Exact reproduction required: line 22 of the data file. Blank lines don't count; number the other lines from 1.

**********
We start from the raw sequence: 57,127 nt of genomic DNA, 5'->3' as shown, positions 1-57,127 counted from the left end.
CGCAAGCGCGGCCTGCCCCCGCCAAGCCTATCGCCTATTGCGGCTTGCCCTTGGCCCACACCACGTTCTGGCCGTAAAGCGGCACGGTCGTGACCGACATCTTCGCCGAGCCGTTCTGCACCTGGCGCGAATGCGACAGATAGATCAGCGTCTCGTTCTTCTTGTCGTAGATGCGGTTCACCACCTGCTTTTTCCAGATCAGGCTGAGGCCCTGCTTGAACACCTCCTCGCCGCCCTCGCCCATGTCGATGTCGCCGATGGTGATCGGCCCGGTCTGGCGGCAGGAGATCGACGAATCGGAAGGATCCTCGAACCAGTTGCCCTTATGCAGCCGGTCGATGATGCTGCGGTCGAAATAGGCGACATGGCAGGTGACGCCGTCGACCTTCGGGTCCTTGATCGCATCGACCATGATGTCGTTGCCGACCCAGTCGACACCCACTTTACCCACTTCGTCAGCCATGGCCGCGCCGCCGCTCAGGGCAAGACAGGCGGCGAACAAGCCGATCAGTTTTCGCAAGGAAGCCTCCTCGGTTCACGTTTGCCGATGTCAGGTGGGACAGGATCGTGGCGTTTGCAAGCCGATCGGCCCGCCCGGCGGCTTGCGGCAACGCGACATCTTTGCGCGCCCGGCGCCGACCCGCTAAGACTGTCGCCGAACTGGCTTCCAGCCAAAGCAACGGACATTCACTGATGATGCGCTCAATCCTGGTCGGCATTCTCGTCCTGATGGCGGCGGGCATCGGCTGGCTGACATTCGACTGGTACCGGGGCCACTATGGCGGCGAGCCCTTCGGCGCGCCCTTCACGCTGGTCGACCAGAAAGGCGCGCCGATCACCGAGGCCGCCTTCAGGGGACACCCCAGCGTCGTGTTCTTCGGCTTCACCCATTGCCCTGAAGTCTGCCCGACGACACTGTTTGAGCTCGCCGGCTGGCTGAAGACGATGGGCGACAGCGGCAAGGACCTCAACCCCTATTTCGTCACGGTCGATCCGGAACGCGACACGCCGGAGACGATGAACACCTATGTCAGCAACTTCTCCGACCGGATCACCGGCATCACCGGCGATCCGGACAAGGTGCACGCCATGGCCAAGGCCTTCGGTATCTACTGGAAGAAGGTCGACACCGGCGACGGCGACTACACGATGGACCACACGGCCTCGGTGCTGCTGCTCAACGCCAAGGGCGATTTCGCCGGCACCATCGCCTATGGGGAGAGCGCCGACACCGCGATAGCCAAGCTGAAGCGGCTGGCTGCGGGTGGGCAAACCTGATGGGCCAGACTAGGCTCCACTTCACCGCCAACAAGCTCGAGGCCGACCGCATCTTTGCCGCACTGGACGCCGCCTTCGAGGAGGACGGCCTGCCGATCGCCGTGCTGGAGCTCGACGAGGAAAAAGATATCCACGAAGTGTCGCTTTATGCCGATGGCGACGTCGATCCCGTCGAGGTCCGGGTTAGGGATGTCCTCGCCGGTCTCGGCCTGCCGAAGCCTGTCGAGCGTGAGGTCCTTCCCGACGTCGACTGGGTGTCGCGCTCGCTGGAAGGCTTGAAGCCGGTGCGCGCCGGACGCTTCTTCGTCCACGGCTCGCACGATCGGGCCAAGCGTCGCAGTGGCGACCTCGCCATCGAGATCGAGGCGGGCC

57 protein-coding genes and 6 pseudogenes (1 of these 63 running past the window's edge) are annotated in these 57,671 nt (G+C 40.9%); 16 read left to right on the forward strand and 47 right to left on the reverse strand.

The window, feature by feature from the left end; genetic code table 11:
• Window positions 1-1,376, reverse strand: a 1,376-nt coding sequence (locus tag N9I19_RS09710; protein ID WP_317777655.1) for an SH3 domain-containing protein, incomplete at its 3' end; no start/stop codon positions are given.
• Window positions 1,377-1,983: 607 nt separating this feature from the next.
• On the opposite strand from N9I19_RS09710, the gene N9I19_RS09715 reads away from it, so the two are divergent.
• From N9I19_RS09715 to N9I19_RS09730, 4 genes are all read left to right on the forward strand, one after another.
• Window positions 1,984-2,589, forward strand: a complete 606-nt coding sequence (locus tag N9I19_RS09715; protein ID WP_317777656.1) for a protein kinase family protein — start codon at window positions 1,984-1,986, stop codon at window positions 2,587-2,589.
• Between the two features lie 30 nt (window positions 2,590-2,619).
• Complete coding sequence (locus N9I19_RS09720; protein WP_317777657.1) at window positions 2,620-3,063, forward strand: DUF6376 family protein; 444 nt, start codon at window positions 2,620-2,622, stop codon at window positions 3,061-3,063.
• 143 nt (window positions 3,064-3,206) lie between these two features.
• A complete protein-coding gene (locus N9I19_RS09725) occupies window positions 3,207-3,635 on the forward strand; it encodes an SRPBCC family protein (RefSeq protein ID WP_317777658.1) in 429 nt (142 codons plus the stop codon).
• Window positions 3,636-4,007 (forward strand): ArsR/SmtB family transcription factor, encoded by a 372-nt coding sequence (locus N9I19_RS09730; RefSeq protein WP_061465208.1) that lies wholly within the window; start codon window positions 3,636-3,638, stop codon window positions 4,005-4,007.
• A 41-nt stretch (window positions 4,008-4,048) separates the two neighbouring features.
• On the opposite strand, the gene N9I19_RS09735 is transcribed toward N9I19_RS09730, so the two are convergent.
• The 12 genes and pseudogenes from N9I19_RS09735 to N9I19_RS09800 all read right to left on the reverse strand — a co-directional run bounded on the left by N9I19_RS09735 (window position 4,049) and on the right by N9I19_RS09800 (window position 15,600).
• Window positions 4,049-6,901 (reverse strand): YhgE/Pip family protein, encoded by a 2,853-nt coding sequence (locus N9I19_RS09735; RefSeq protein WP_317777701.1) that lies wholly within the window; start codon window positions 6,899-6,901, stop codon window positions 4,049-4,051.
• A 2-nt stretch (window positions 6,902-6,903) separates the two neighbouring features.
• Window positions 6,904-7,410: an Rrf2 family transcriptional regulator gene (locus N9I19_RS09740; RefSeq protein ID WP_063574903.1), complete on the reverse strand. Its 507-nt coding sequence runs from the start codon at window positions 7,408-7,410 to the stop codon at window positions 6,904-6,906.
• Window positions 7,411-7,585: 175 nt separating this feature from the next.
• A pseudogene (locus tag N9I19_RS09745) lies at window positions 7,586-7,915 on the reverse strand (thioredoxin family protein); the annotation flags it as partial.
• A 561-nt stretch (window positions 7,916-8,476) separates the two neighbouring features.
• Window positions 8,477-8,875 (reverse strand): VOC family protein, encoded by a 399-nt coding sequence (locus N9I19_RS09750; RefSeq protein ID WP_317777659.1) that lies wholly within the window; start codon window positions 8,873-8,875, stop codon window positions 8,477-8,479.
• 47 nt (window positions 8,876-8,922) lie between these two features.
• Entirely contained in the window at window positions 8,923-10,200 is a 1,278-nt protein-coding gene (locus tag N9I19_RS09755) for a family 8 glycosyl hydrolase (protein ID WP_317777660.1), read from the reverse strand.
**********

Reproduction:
• A pseudogene (locus tag N9I19_RS09745) lies at window positions 7,586-7,915 on the reverse strand (thioredoxin family protein); the annotation flags it as partial.